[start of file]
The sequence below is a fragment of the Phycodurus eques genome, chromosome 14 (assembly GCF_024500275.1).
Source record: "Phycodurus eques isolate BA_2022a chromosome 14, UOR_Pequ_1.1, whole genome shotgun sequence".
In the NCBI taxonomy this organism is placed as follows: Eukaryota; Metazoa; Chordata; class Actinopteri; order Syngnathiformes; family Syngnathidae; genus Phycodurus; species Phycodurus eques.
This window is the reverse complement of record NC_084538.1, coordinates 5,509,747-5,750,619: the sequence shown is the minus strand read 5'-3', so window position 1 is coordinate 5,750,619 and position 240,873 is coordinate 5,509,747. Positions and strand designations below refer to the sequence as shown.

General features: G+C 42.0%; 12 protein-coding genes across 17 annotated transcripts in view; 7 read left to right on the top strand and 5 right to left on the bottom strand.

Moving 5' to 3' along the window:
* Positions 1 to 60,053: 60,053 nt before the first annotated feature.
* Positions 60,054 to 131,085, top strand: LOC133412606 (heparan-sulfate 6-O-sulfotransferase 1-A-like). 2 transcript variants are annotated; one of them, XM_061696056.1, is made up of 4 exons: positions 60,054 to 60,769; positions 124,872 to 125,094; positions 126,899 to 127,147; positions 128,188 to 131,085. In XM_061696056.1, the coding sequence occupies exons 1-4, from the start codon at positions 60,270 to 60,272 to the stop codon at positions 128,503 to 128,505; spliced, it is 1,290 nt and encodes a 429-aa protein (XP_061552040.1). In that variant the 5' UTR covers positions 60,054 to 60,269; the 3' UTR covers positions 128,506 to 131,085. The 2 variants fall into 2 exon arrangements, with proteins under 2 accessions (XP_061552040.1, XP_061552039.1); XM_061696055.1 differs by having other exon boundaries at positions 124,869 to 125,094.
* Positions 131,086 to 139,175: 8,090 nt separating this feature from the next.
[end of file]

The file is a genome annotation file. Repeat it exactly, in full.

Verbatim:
The sequence below is a fragment of the Phycodurus eques genome, chromosome 14 (assembly GCF_024500275.1).
Source record: "Phycodurus eques isolate BA_2022a chromosome 14, UOR_Pequ_1.1, whole genome shotgun sequence".
In the NCBI taxonomy this organism is placed as follows: Eukaryota; Metazoa; Chordata; class Actinopteri; order Syngnathiformes; family Syngnathidae; genus Phycodurus; species Phycodurus eques.
This window is the reverse complement of record NC_084538.1, coordinates 5,509,747-5,750,619: the sequence shown is the minus strand read 5'-3', so window position 1 is coordinate 5,750,619 and position 240,873 is coordinate 5,509,747. Positions and strand designations below refer to the sequence as shown.

General features: G+C 42.0%; 12 protein-coding genes across 17 annotated transcripts in view; 7 read left to right on the top strand and 5 right to left on the bottom strand.

Moving 5' to 3' along the window:
* Positions 1 to 60,053: 60,053 nt before the first annotated feature.
* Positions 60,054 to 131,085, top strand: LOC133412606 (heparan-sulfate 6-O-sulfotransferase 1-A-like). 2 transcript variants are annotated; one of them, XM_061696056.1, is made up of 4 exons: positions 60,054 to 60,769; positions 124,872 to 125,094; positions 126,899 to 127,147; positions 128,188 to 131,085. In XM_061696056.1, the coding sequence occupies exons 1-4, from the start codon at positions 60,270 to 60,272 to the stop codon at positions 128,503 to 128,505; spliced, it is 1,290 nt and encodes a 429-aa protein (XP_061552040.1). In that variant the 5' UTR covers positions 60,054 to 60,269; the 3' UTR covers positions 128,506 to 131,085. The 2 variants fall into 2 exon arrangements, with proteins under 2 accessions (XP_061552040.1, XP_061552039.1); XM_061696055.1 differs by having other exon boundaries at positions 124,869 to 125,094.
* Positions 131,086 to 139,175: 8,090 nt separating this feature from the next.